Review: ‘Marvel’s Agents of SHIELD’ – ‘Face My Enemy’

Senior Television Writer
10.14.14 23 Comments

ABC

A review of tonight's “Marvel's Agents of SHIELD” coming up just as soon as I'm based about five feet from kicking your ass…

For a lot of its first season, “Agents of SHIELD” felt retro in a bad way: as if, in the absence of any clear sense of purpose for the characters or the show as a whole, the creative team was recycling whatever action show beats they recalled fondly from their younger years, and using them in as perfunctory a manner as possible.

“SHIELD” season 2 has offered plenty of retro so far, but it's been the good kind: borrowing the old stuff that still works, and fitting it specifically to these characters and the actors who are becoming ever more comfortable at playing them. The Coulson/Talbot dynamic, for instance, is pretty much straight out of “The A-Team,” where Hannibal often got to banter with whatever poor sap from the military was chasing him that season, but it works because the structure is sound and it's fun to watch Clark Gregg annoy Adrian Pasdar.

“Face My Enemy” was about as hoaky and retro as it gets – a “Mission: Impossible” episode dressed up with digital effects for the mask work(*) – complete with the well-worn moment where Coulson confirms he's with an impostor because of the coffee gag. But you know what? I don't much care, because the extended May vs. “May” brawl in and around the hotel room was such a treat. When you have Ming-Na Wen in your cast, you take advantage of what she can do in fight scenes, and you do that even more by putting her – and her usually well-disguised stunt double – on both sides of the same fight. Terrific stuff, and she did a good enough job differentiating between the real May (confident, deliberate) and 33 (desperate and rash) that they probably didn't even need to dress her differently for the two halves of the battle.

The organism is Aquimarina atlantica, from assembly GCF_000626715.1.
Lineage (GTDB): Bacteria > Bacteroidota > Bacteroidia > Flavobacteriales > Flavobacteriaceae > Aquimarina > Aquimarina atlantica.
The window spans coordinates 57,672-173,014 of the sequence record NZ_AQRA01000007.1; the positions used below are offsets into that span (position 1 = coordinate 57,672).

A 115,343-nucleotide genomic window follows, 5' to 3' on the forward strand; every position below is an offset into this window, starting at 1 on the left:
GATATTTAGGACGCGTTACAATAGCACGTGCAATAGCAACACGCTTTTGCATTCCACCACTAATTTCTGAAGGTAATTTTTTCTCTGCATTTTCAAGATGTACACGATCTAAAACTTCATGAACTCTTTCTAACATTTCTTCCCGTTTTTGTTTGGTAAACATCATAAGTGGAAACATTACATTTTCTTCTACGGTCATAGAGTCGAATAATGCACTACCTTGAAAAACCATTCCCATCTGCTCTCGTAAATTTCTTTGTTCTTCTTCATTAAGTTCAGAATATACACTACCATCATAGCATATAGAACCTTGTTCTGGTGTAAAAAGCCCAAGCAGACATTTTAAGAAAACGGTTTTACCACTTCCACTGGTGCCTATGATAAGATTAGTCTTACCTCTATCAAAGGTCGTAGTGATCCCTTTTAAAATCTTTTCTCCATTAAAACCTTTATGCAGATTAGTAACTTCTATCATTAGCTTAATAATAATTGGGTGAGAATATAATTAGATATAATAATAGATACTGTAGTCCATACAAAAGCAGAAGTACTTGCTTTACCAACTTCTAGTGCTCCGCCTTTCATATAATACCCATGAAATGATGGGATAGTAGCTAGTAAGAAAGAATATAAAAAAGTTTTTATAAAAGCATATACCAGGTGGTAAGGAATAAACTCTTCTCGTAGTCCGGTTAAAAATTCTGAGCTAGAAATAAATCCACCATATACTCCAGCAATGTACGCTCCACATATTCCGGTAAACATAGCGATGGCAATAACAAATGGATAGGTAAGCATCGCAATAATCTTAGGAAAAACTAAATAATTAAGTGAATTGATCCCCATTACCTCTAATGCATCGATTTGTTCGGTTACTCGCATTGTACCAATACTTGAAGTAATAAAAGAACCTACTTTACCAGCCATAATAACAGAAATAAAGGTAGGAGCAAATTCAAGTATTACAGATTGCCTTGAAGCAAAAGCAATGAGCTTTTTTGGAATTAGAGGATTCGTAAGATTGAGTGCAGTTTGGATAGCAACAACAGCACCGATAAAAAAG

(*) Albeit never bothering to explain how 33 could pass as May – let alone fit in her dress – given that the two actresses are built differently. Not as ridiculous as, say, someone Mac's size Mac pretending to be Trip, but still a rather large plot hole that I will wave away because, again, May vs. May was splendid. 

For that matter, the earlier caper sequence at the fundraiser worked because it played so well off of what we've come to know about May, and about her relationship with Coulson. It's horrifying to the rest of the team, and amusing to us, to have her giggling, flirting, and speaking in full paragraphs, but it's also effective to have the mama and papa of the team bonding over shared experiences and talking about what happens if/when the alien DNA turns Coulson into a sociopath like Garrett.

When “SHIELD” tried to go light last year, the show just felt lightweight and pointless. There's a crispness and a sense of confidence that wasn't there last fall, and that carried an hour that ultimately felt less substantial than the last few. In particular, the team trying to prevent the bus from blowing up played like something where either a ton got left on the cutting room floor in favor of more May (and this week, who wouldn't make that choice?), or else something the creative team couldn't make work and just gave up on by having Fitz clumsily exposit the plan to Hunter at the last second.

And even there, the more important part of the story wasn't the technobabble about stopping the virus 33 unleashed, but the emotional material about Fitz feeling confident enough to bond with the other guys on the team. If the choice was ultimately made to spend more time on beer and ex-wife stories, and less on a fairly tension-less B-story – the bus isn't going to explode, and the team isn't going to die en masse – then that's the right choice. But it's not necessarily the choice the show would have made a year ago.

There will be better and more ambitious episodes of “SHIELD” this season, I suspect. But this one had Ming-Na Wen being a major badass and looking good doing it, and sometimes that's just fine.

What did everybody else think?

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